Saturday, April 28, 2012

Eating & Drinking in Iceland

Surprisingly to most, Iceland can be a real culinary destination. Reykjavik in particular has more well reviewed restaurants than even a week of eating would allow for and we only had 3 days. Thanks to friends and Twitter we had lots of recommendations and I don't think we really could have gone wrong with any of them.

We started our first day off with a cup of lobster soup from the tiny harbor shack that is The Sea Baron or Saegreifinn. This is definitely a working persons cantina with kabobs of whale and halibut ready to be grilled, bowls of the delicious lobster soup served with hearty bread on built in wood tables with stools that looked to be crafted out of buoys.
We were told this is the menu :)

Icelandic lobsters are actually langoustines, delicate in flavor with a wonderful texture. One day we made a special detour on our Golden Circle drive to head to the seaside town of Stokkseyri for dinner at Fjorubordid known for their "Magical" lobster soup and peel and eat langoustines in garlic butter. Let me just say that this meal was worth the drive, only an hour outside of Reykjavik. The soup came first accompanied by a wonderful light rye bread with 3 spreads, a dill skyr, a tomato tapenade and an amazing brown sugar with garlic. We ordered our 300 grams of langoustines "with the trimmings" which included cous cous, pickled cucumbers and carrots, green salad and tomato wedges with a touch of vinegar and oil (tomatoes are grown all over Iceland in greenhouses heated by geothermal heat).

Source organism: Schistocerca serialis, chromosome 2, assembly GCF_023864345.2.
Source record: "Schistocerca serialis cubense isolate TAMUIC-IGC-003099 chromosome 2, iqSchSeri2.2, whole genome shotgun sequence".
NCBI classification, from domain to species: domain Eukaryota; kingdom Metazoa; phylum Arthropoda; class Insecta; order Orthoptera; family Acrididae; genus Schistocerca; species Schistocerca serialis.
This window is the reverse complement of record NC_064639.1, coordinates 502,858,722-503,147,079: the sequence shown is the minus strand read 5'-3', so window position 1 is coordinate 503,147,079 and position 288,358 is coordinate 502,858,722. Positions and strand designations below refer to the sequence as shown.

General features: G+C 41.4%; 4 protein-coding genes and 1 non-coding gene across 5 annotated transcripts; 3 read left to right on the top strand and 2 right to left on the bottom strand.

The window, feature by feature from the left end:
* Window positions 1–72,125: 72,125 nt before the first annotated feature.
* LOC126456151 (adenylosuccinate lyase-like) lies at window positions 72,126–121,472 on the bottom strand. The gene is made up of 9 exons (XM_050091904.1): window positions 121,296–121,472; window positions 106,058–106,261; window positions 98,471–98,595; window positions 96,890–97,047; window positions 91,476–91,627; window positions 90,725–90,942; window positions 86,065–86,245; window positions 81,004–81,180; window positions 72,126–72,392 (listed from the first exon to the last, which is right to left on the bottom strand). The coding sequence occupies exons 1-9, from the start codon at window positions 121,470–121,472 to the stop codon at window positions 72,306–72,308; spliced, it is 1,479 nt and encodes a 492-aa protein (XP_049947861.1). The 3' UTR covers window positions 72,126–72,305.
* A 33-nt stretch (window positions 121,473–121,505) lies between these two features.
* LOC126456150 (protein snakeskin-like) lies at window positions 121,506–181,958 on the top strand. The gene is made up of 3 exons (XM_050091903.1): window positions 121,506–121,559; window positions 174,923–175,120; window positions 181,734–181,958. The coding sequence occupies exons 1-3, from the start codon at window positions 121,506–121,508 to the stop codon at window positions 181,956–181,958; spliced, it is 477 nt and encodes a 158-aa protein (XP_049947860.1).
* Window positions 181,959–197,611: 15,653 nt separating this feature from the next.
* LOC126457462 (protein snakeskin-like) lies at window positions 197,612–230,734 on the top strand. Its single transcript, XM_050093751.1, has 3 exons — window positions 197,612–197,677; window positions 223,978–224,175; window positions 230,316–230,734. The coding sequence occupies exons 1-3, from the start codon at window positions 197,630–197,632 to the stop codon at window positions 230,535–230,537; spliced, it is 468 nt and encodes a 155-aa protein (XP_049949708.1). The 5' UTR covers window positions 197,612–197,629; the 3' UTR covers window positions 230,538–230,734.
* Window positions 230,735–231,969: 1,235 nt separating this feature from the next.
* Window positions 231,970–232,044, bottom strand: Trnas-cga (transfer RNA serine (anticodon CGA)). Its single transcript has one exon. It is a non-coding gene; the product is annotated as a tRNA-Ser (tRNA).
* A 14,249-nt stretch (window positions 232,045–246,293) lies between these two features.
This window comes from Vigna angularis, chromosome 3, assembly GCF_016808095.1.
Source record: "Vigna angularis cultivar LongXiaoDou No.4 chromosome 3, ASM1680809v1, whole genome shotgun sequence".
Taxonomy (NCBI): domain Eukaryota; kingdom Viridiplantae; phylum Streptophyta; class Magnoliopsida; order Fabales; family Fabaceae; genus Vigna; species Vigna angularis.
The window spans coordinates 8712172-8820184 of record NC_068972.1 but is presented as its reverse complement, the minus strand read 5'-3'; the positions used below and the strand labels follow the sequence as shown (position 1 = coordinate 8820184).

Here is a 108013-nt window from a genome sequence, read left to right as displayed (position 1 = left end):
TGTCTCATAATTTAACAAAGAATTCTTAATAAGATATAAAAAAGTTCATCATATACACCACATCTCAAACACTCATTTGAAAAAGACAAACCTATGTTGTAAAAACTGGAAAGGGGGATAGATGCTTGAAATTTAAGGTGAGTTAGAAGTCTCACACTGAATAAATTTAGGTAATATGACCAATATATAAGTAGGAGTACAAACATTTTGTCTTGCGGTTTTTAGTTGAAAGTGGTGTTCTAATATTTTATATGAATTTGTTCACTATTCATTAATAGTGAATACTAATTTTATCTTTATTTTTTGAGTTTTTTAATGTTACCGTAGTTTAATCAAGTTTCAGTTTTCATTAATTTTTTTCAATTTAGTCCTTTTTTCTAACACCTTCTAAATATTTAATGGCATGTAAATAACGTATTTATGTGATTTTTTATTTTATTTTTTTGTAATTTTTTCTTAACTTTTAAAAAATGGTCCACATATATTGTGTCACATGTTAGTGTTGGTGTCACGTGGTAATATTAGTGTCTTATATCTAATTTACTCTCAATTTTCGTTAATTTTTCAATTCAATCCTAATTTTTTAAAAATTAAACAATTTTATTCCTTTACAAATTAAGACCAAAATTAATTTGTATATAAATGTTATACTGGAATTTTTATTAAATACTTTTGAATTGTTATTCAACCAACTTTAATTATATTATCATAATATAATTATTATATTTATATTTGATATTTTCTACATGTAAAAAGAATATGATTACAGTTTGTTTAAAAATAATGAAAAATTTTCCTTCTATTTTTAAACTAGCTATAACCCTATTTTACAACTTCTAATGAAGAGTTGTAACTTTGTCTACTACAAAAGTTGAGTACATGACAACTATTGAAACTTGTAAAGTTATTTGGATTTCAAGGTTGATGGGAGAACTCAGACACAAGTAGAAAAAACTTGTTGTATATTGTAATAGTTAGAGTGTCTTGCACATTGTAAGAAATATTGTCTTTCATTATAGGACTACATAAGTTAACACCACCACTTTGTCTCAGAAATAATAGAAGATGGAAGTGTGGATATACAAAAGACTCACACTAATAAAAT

Then of course there is the infamous Reykjavik hot dog stand Baejarins beztu pylsur, self named the best hotdog in the world. This little stand, also on the harbor, continually has a line of locals and tourists alike. We got our dog (made with lamb) with the works- dark sweet mustard, crunchy fried onions, minced raw onion and remoulade. The dog was good and had a nice snap but there was a lot of creamy sauces on it, something we'd ask for on the lighter side next time around.



Of course you've heard of the unusual Icelandic delicacies like minke whale, puffin, fermented shark, sheep's head, etc. These are all easy to find, on most menus in some form or another.

Our first night we had dinner at Vox in the Hilton. It's quite a nice restaurant which prides itself on using only Icelandic ingredients. They offer a 4 course set menu which we both had.